Abortion is, of course, a right established by the Supreme Court in 1973. It's legality has survived one challenge after another. And unless universal health care includes coverage for abortions, poor women will not be able to exercise their Constitutional rights. That to me is at least as unconscionable as Senator Gregg's hand wringing. And this clown was going to be in Obama's cabinet?...

Here is a useful time line of the broad schedule for health care reform. Even if and when legislation is passed, it will take longer to put into effect than you think. The highlights:
  • 2010: The government establishes a Healthcare Advisory Committee led by the surgeon general to recommend basic benefits.
  • 2011: The committee reports out recommendations for adoptions by the Health and Human Services Department. Taxes on the upper-income earners so dear to the Republican party take effect.
  • 2013: The government opens a health insurance exchange available to individuals and companies with fewer than ten workers. All plans in the exchange offer at least the basic benefits package and assistance to families at up 400% of the poverty level. "Individuals are required to get coverage — and employers to offer it — or face financial penalties. Businesses with payrolls under $250,000 are exempt from the mandate. Medicaid eligibility is expanded."
  • 2014: Exchange expanded to include businesses of up to twenty people and individuals who cannot afford employer co-pays.
  • 2015: "The government decides whether to open the health insurance exchange — and the government-sponsored plan — to all employers.
  • 2018: Employers who continue to provide coverage outside the exchange must offer at least the same basic benefits available through the government-regulated purchasing pool.
And yet the Republicans caution against moving too quickly. Where was all that caution when Bush rushed into the war in Iraq?

This is not as efficient, all-encompassing, or cost-effective as a single payer plan. There can and will be many a slip betwixt now and 2018. But there is the critical public option, and it's a damn sight better than what we have now. The biggest obstacle between President Obama, the American people, and decent health care access are -- unsurprisingly -- fearful members of the Democratic caucus apprehensive that the plan is too "liberal." If one of these panicky poltroons of the Potomac comes from your state or district, let him or her know that you expect them to grow a backbone...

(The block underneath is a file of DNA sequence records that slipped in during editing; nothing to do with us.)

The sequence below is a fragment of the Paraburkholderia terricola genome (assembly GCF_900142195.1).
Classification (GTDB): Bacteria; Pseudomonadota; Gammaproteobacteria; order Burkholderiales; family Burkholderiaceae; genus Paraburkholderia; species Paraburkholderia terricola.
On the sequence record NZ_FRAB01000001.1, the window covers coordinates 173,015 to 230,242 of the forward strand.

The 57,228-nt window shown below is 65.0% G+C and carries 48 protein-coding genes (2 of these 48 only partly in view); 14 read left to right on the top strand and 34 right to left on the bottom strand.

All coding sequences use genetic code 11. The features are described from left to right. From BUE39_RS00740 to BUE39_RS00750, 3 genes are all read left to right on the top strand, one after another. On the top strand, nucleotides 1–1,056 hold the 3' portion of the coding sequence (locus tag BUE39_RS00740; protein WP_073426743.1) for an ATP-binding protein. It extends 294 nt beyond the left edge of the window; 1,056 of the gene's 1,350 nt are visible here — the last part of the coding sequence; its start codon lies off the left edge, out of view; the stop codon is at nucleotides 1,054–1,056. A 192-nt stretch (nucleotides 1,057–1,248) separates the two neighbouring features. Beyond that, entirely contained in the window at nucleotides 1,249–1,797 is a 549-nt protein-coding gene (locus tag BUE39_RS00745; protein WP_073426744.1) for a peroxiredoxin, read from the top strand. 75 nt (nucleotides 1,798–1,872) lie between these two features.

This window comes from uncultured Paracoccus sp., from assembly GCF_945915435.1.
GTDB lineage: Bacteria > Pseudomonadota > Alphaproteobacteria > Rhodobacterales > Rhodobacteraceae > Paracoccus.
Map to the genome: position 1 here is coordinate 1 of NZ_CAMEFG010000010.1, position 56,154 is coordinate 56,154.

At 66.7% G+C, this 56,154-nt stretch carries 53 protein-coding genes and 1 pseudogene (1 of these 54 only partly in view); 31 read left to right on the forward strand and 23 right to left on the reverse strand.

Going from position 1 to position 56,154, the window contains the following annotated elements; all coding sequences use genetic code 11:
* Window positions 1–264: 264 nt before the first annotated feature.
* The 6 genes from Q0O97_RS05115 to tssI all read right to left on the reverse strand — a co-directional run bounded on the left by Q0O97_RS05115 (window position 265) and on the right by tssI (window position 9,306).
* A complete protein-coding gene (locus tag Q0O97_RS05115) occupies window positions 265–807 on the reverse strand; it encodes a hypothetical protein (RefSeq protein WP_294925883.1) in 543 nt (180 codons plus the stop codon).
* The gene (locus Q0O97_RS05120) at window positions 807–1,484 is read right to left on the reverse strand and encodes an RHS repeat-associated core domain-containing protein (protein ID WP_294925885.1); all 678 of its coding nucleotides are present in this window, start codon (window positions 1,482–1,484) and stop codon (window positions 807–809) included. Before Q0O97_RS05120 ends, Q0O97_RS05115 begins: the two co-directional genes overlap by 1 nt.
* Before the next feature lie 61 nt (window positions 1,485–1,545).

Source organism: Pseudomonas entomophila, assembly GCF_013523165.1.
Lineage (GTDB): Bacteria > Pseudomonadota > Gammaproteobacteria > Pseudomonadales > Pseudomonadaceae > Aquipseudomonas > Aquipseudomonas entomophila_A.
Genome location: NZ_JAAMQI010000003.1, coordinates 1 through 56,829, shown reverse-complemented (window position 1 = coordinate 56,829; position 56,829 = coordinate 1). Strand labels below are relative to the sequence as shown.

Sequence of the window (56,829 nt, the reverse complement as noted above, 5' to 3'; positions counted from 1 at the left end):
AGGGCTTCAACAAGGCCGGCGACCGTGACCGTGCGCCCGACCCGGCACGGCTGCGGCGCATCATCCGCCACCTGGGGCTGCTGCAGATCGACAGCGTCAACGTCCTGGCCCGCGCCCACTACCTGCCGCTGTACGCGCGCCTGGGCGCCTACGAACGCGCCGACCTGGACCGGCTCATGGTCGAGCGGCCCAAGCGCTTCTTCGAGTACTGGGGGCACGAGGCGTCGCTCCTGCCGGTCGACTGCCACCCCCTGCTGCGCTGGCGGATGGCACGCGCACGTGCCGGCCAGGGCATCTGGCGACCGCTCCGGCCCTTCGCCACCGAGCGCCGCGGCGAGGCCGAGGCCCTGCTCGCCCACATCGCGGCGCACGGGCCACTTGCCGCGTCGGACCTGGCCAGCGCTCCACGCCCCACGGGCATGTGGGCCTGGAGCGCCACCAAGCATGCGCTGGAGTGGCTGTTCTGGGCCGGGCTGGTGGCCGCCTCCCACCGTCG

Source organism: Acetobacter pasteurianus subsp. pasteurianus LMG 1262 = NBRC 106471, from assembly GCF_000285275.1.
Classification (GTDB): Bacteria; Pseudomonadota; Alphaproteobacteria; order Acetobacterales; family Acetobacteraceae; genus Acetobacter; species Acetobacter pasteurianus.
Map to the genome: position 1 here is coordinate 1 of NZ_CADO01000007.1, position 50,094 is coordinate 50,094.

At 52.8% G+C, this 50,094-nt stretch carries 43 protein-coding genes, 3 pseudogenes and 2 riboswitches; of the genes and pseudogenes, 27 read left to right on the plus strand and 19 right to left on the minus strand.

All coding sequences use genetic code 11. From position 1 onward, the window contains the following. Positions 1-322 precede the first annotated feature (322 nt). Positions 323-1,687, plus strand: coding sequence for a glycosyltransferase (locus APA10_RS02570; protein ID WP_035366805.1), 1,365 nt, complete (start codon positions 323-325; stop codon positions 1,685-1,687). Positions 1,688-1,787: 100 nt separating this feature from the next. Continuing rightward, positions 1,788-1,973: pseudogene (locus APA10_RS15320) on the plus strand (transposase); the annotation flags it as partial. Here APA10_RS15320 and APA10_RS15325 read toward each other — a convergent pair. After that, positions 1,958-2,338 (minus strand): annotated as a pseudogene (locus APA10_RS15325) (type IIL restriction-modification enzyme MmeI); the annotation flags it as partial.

There is a balm in Gilead...

This is my 500th blog entry. When I was a kid growing up in the 60s, I knew every big league ballplayer who had hit 500 or more home runs (or was about to) because there just weren't that many of them. So here's to Hank Aaron, Babe Ruth, Willie Mays, Frank Robinson, Harmon Killebrew, Mickey Mantle, Jimmy Foxx, Ted Williams, Ernie Banks, Eddie Mathews, and little Mel Ott, all 5'9", 170 pounds of him...

While we're at it, five players I wish I could have seen in their primes:
  1. Ruth (The Sultan of Swat)
  2. Jackie Robinson
  3. Williams (The Splendid Splinter)
  4. Walter Johnson (The Big Train)
  5. Mays (The Say Hey Kid)

Tuesday, July 21, 2009

Vintage Irish Post Cards

Curragh off Aran Islands, Co Galway, Ireland

Near Screeb on the Coast Road, Connemara, Co Galway, Ireland

Thatchers at Work, Aran Islands, Co Galway, Ireland

Salthill (Galway City), Showing Clare Mountains

Roundstone Harbour and "Twelve Pins" Connemara, Ireland

Killarney Colleen
Though se [sic] looks so breathtakingly simple
There's mischief in every dimple.

Did you know that true love asks for nothing?
It's like all the years growing up watching your dad wear those raggedy clothes knowing he wanted to look good but he couldn't because he didn't have a lot of money and he wanted his kids to look right. That’s the kind of love Stevie Wonder is singing about...

Monday, July 20, 2009

Mayo North Tractor Club Vintage Fair

Yesterday, we journeyed north to the Vintage Fair outside of Crossmolina. The Vintage Fair consists of antique sellers (I picked up some not-so-antique post cards from the '70's), craftspeople; demonstrations of country skills such as blacksmithing, metalworking, dogs herding, and even poteen making; music; vintage cars and steam engines; you name it.

Blacksmith at work:

Border collie herding ducks:

1955 Morris Oxford:


1920 butter churn:

Threshing contest: